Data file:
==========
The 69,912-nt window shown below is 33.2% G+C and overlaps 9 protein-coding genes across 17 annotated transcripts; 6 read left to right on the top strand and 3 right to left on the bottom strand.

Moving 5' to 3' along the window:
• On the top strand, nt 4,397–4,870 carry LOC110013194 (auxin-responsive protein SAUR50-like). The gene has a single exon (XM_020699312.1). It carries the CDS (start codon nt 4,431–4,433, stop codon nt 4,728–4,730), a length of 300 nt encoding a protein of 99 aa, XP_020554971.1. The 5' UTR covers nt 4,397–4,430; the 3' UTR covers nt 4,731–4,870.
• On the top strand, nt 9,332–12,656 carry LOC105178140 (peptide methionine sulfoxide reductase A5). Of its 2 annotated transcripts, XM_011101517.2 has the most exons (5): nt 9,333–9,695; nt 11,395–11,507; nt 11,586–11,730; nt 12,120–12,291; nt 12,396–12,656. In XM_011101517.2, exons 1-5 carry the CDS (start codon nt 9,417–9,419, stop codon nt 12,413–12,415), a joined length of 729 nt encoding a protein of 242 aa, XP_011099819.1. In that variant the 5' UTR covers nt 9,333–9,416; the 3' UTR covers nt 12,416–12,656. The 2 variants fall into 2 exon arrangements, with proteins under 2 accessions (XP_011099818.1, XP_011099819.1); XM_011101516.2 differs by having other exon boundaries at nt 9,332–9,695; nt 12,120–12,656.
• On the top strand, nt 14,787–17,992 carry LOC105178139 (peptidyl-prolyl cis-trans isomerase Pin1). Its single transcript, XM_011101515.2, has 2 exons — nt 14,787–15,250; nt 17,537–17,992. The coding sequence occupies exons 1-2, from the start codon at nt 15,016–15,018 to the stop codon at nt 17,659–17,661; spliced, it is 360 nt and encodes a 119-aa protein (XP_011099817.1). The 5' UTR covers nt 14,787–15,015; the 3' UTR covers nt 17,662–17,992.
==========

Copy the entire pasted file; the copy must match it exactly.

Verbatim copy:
The 69,912-nt window shown below is 33.2% G+C and overlaps 9 protein-coding genes across 17 annotated transcripts; 6 read left to right on the top strand and 3 right to left on the bottom strand.

Moving 5' to 3' along the window:
• On the top strand, nt 4,397–4,870 carry LOC110013194 (auxin-responsive protein SAUR50-like). The gene has a single exon (XM_020699312.1). It carries the CDS (start codon nt 4,431–4,433, stop codon nt 4,728–4,730), a length of 300 nt encoding a protein of 99 aa, XP_020554971.1. The 5' UTR covers nt 4,397–4,430; the 3' UTR covers nt 4,731–4,870.
• On the top strand, nt 9,332–12,656 carry LOC105178140 (peptide methionine sulfoxide reductase A5). Of its 2 annotated transcripts, XM_011101517.2 has the most exons (5): nt 9,333–9,695; nt 11,395–11,507; nt 11,586–11,730; nt 12,120–12,291; nt 12,396–12,656. In XM_011101517.2, exons 1-5 carry the CDS (start codon nt 9,417–9,419, stop codon nt 12,413–12,415), a joined length of 729 nt encoding a protein of 242 aa, XP_011099819.1. In that variant the 5' UTR covers nt 9,333–9,416; the 3' UTR covers nt 12,416–12,656. The 2 variants fall into 2 exon arrangements, with proteins under 2 accessions (XP_011099818.1, XP_011099819.1); XM_011101516.2 differs by having other exon boundaries at nt 9,332–9,695; nt 12,120–12,656.
• On the top strand, nt 14,787–17,992 carry LOC105178139 (peptidyl-prolyl cis-trans isomerase Pin1). Its single transcript, XM_011101515.2, has 2 exons — nt 14,787–15,250; nt 17,537–17,992. The coding sequence occupies exons 1-2, from the start codon at nt 15,016–15,018 to the stop codon at nt 17,659–17,661; spliced, it is 360 nt and encodes a 119-aa protein (XP_011099817.1). The 5' UTR covers nt 14,787–15,015; the 3' UTR covers nt 17,662–17,992.